Provocation: a defence which can turn a conviction for murder into a conviction for manslaughter. When a person is accused of murder, he can raise the defence that the unlawful killing of the victim was not murder but merely manslaughter because the victim caused a provocation which led the accused to kill the victim.
The defence of provocation is provided in Section 23 of the Crimes Act 1900. Under this law, the victim’s conduct provoked the accused to lose control and the loss of control was the reason why the accused killed the victim.
Provocation is only a partial defence. A partial defence does not completely absolve the accused from criminal liability for murder. The only effect of proving this defence is that the accused will only be convicted of manslaughter even if all the elements of murder have been successfully proven by the prosecutor.
To avail of the defence of provocation, the accused must have observed an offensive conduct of the victim which caused him to react, lose control and kill the victim. The accused must prove that any ordinary person under the same circumstances who could have observed the conduct of the victim just as the accused had, would also find the victim’s conduct to be offensive that the ordinary person would also be enraged, lose control and kill the victim just as the accused had done.
If the accused succeeds in proving all the elements of the defence of provocation, the prosecution will be given the opportunity to prove that there was no provocation at all from the victim; that the victim’s conduct was not at all offensive; or that an ordinary person who could have observed the victim’s conduct would not have been enraged at all, or even if he would have been enraged, the ordinary person would not have lost control or kill the victim.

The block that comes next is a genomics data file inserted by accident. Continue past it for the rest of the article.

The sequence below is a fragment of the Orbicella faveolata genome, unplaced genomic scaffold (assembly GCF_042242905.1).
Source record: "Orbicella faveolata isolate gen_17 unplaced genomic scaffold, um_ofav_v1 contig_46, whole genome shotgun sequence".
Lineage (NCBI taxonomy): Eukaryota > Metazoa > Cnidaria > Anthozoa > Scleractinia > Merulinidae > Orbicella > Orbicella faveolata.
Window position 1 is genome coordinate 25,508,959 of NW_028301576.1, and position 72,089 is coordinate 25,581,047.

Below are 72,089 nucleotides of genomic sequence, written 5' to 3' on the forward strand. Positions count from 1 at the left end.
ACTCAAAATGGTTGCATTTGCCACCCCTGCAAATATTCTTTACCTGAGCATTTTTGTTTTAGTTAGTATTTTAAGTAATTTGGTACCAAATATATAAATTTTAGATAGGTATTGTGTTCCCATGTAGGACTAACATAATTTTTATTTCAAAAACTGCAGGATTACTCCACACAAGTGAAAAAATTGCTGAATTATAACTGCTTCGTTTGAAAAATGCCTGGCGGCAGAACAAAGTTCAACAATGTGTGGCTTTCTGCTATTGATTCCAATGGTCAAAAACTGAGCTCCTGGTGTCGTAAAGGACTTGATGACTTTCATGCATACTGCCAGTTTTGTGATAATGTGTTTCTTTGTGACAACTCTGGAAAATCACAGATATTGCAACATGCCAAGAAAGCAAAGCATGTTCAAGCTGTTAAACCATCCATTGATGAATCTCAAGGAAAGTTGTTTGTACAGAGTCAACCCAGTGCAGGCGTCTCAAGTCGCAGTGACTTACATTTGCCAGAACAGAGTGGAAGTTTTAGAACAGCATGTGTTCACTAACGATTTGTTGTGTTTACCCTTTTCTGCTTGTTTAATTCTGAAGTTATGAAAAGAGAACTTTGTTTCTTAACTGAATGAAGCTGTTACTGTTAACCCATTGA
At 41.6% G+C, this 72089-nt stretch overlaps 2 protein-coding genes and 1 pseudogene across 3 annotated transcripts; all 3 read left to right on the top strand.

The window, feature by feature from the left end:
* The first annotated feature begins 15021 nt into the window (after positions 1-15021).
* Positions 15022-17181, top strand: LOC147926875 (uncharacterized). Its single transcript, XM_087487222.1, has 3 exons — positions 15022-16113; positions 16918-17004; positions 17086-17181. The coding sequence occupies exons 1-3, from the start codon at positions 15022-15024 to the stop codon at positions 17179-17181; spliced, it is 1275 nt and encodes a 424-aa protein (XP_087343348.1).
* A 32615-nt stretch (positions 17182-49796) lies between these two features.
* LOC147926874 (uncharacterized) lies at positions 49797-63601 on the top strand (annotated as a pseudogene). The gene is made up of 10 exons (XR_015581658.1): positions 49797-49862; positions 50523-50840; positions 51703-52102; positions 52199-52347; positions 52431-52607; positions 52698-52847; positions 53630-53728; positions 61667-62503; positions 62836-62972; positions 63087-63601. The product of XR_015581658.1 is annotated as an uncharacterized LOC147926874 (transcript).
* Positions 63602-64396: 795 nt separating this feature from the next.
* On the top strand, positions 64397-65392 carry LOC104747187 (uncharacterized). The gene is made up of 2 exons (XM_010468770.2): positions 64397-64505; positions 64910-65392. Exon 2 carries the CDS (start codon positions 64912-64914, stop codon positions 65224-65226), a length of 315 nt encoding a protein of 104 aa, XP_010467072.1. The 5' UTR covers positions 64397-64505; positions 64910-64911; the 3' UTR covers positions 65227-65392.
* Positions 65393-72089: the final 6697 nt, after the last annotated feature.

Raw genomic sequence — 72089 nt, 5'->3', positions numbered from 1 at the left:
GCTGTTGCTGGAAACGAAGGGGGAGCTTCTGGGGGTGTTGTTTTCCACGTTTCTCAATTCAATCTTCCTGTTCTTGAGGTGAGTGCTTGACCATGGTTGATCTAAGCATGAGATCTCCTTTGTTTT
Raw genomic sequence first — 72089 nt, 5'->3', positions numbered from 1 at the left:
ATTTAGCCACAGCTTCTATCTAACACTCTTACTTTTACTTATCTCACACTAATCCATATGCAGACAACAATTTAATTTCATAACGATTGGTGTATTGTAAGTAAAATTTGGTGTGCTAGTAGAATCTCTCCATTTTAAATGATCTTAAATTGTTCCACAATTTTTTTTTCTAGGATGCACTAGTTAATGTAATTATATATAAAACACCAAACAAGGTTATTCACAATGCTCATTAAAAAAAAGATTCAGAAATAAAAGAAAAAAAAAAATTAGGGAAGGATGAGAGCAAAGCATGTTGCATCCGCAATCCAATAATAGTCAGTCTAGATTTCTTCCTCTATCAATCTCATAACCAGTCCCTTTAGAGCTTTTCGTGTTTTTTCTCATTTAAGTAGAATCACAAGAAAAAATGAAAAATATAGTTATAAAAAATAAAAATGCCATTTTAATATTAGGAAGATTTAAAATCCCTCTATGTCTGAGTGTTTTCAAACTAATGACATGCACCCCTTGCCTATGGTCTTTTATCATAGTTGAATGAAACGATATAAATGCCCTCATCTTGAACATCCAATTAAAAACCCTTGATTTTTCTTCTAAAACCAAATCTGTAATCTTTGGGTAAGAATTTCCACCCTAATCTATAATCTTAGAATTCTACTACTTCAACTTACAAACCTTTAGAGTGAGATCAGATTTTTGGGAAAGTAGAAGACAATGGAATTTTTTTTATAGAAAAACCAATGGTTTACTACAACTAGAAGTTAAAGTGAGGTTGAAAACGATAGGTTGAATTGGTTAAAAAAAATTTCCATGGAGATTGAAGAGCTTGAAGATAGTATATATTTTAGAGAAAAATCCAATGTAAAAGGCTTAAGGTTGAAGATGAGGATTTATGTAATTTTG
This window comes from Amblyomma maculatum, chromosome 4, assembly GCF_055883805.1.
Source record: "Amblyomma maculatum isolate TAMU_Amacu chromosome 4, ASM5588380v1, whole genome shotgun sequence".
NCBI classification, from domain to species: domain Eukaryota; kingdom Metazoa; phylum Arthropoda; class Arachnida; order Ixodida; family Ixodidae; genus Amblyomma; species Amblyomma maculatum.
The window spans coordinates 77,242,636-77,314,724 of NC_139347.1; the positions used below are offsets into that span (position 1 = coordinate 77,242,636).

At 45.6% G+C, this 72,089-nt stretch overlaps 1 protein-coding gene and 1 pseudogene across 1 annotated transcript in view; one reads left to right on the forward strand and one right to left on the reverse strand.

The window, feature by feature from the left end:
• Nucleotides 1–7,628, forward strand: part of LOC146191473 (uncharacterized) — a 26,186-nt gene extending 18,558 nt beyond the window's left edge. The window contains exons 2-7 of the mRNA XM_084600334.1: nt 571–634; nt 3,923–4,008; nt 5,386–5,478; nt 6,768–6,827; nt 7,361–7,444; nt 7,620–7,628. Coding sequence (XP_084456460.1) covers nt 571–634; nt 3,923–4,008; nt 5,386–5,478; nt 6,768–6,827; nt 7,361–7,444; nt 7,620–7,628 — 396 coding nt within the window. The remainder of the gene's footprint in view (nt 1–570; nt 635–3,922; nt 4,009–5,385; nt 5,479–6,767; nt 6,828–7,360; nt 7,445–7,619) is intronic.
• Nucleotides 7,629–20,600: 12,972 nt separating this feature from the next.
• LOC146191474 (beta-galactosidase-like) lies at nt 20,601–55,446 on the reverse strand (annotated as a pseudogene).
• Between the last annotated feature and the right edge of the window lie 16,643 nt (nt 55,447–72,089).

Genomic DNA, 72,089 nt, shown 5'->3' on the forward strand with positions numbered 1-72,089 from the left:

This defence is especially useful to victims of domestic abuse who succeed in killing their abusers. The physical, verbal, sexual or emotional abuse perpetrated by the abuser against the accused was so offensive that it enraged the accused, caused the accused to lose control and kill the abuser.
If you are accused of murder and you do not deny having killed the victim but you deny having had a murderous intent, this defence may be available to you. Ask a criminal lawyer to help you evaluate the facts of your case to see if this defence of provocation may be available to you. This article is just a summary of the subject matter being discussed and should not be regarded as a comprehensive legal advice for you to defend yourself alone.
Disclaimer : This article is just a summary of the subject matter being discussed and should not be regarded as a comprehensive legal advice for you to defend yourself alone. If you are charged with criminal offences, it is recommended that you seek legal assistance from criminal lawyers.